Monday, September 08, 2008

A Fight not worth Fighting

IRS rules are clear: churches and pastors must not endorse political candidates lest they risk the tax-exempt status of those churches. Beyond this legal restriction, however, there must surely be more very good reasons why it is better for everyone if churches, as entities, and their pastors stay out of the electoral process. And being removed from this process includes, in my humble opinion, candidates for public office speaking from these churches’ pulpits, ostensibly to give their “testimony”. Not to suggest that candidates do not have their faith stories to share but if they had never been invited to any churches prior to their declaration for office, why the invite after such a declaration?

The Alliance Defense Fund is set to challenge these IRS rules and is reportedly recruiting “several dozen” church pastors to endorse political candidates from their respective pulpits on September 28, according to the Washington Post. In the name of “free speech” these pastors are going to be asked to preach, from their pulpits, about faith in certain human beings who happen to be political candidates for public office. And while these pastors put perhaps their own professional credentials and their respective churches’ tax-exempt status on the line, they risk serving no purpose other than that which has been established by the Alliance Defense Fund. In other words, fighting a fight that does not need to be fought. At the very least, this is not an issue churches should be so concerned about.

None of this is to suggest that church pastors cannot be involved as individuals in the political process nor should church members – as individuals - remove themselves from the political process. It is the duty of responsible citizens, clergy or laity, to inform themselves as best they can and then cast their vote accordingly. It is ok to become involved in some political action committee or partisan party if one so chooses. We as individuals are not only protected during this process but are actually urged to get involved and become informed. The more we know, the less likely we are to get hood-winked by a clever campaign slogan.

This fight that the ADF is choosing to stage, however, is going to cost a lot more than many are seriously considering. And churches which allow their pastors to get involved (surely these pastors are not making such a monumental decision to get the church involved without conferring with some church council or committee) are asking for trouble they have not seriously – if biblically – considered. It is not a matter of merely standing up to the IRS, which may always be a bad idea, but is also a matter of getting the church off track and misstating or misrepresenting the mission and ministry of Christ’s Church, none of which includes politics.

The biggest problem I see in this is misrepresenting the candidates themselves. We reasonably know that there are enough weak-minded and weak-spirited folks in our churches who can easily be misguided into believing that candidate X or candidate Y is ordained of God to lead us or represent us or even save us (save us from what will depend entirely upon the group being addressed, of course) while drawing our focus away from the Only One who can save and suggesting that we put our faith in this or that candidate instead, insinuating that the “other” candidate, the Russians, the Iranians, the terrorists, etc. is the true and genuine threat to our well-being, and that our candidate is the only one who can protect us from these threats.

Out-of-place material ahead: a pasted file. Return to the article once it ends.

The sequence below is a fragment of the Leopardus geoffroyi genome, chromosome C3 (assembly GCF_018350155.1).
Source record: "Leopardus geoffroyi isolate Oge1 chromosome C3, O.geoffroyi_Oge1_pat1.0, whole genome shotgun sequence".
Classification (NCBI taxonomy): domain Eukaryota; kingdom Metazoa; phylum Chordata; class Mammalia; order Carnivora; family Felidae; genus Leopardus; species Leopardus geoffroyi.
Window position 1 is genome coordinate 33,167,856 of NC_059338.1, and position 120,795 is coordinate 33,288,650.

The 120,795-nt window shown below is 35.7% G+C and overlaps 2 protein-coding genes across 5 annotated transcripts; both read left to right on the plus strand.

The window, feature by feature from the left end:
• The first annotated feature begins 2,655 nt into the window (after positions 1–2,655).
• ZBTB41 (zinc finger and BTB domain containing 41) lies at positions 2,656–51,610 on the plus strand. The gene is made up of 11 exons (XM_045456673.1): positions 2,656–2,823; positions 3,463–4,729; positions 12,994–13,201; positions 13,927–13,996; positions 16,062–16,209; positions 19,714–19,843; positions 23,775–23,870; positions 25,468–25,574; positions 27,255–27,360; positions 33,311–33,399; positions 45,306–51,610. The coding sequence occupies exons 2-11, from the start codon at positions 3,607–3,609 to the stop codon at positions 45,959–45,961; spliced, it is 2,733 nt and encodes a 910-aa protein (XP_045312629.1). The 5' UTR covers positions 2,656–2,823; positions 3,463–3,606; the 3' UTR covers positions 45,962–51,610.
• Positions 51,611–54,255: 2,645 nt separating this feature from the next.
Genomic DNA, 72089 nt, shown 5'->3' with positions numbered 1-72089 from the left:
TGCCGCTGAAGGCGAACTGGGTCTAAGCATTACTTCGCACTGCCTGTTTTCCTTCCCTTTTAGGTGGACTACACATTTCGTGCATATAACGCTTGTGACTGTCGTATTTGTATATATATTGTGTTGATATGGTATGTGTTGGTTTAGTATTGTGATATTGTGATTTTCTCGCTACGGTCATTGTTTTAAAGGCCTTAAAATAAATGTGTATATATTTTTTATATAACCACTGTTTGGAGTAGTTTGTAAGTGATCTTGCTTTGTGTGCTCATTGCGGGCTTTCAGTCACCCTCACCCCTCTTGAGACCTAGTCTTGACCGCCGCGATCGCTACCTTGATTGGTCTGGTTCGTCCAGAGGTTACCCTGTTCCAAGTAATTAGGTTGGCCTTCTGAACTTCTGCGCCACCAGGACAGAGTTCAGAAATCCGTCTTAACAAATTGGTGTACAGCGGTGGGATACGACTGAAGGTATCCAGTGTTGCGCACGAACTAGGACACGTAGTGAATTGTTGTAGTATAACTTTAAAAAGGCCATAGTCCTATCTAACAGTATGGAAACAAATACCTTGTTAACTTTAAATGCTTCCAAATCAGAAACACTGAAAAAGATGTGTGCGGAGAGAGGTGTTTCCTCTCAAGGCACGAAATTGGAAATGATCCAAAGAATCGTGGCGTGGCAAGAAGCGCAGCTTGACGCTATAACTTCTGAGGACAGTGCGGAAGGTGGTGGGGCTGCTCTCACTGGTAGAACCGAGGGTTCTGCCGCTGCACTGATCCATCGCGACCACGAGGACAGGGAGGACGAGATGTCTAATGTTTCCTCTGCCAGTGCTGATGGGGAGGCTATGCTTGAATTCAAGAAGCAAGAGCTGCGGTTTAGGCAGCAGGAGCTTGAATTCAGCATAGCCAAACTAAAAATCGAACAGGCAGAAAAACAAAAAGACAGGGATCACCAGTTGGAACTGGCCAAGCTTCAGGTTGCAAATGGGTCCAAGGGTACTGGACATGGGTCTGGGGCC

It is a very fine line these pastors may choose to walk, first, by hijacking the pulpit from which only the Word of the Lord should be proclaimed; secondly, by misleading people into believing that there are men or women who can “save” us; thirdly, by trapping some who have come to worship the Lord God and not be subjected to a political speech; fourth, by perhaps using these political candidates as a means of self- or church-promoting, somehow insinuating some air of legitimacy and importance to the pastor.

Regardless of motive, there is little of any lasting value that will come from such challenges. It is not unlike the challenge for prayer in public school in which some believe their “right” to pray has somehow been infringed when actually the only thing restricted is one’s “presumed” right to subject others to one’s own prayer. No court has declared that one cannot pray, and no court or the IRS has stated or ruled that individual clergy or church members cannot be involved in the political process.

The Holy Church of the Lord is called to be a sanctuary from the world. The Church should not attempt to assimilate itself into the world through the political process lest the Image and moral authority of Christ’s Holy Church become distorted or compromised. The Church cannot be the Body of Christ and a political action committee at the same time. I would actually suggest that the church make a choice and become one or the other, and then let the chips fall where they may.

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